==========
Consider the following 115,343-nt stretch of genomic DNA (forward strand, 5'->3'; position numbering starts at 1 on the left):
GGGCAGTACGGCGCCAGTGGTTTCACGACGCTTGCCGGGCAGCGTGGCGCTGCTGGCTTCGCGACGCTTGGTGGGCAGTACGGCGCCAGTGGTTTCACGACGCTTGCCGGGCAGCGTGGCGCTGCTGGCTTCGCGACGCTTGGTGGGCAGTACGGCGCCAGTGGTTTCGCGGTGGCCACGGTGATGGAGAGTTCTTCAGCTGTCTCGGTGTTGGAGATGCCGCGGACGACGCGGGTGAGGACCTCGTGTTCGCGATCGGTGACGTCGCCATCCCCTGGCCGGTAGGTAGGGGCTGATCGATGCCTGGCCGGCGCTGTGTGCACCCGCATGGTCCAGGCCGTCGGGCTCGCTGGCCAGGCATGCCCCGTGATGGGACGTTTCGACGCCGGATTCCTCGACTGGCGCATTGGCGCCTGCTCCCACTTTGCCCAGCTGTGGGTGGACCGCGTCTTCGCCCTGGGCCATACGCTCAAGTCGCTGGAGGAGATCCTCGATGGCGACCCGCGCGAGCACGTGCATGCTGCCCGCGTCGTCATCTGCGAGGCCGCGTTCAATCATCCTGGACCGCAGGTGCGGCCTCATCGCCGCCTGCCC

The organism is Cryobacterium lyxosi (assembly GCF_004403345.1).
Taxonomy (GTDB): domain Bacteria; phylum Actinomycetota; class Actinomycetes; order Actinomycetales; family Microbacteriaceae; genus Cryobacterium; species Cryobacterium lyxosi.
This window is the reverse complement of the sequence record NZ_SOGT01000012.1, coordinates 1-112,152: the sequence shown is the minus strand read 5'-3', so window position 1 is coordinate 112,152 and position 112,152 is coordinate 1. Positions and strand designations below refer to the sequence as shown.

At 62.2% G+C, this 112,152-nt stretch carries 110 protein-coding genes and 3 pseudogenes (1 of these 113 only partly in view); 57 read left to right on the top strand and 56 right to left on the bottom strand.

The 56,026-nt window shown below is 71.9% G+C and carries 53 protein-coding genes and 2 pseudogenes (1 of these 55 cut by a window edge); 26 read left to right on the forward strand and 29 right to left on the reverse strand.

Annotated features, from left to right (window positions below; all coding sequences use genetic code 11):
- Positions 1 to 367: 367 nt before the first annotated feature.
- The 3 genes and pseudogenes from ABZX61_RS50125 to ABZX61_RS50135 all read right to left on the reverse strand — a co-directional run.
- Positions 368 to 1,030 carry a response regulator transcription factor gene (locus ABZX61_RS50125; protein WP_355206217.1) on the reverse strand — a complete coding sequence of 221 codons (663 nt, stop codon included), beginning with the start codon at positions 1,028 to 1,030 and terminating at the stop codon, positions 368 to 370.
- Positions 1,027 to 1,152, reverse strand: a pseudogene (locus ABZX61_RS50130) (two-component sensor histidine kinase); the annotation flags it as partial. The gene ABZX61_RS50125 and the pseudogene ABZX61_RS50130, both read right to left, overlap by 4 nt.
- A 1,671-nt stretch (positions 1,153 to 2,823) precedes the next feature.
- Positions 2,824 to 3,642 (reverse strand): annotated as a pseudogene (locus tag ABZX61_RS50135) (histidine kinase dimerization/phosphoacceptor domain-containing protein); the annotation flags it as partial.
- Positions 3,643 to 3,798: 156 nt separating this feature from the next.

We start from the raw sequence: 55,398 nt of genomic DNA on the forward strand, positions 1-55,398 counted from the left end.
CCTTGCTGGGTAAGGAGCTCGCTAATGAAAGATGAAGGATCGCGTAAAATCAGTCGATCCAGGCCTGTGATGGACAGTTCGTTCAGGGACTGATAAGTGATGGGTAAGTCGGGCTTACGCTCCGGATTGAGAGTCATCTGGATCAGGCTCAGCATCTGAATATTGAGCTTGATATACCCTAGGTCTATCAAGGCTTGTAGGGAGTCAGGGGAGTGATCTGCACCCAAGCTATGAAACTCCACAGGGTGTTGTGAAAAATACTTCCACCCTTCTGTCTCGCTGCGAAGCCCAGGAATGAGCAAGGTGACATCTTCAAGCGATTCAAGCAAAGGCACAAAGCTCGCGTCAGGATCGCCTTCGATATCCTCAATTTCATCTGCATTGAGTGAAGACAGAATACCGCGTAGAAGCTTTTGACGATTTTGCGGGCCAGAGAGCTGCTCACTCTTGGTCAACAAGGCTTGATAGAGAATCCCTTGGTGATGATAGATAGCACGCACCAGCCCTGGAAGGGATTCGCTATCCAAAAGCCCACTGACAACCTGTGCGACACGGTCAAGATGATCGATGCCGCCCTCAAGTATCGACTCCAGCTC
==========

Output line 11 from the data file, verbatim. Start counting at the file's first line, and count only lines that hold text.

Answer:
- Positions 368 to 1,030 carry a response regulator transcription factor gene (locus ABZX61_RS50125; protein WP_355206217.1) on the reverse strand — a complete coding sequence of 221 codons (663 nt, stop codon included), beginning with the start codon at positions 1,028 to 1,030 and terminating at the stop codon, positions 368 to 370.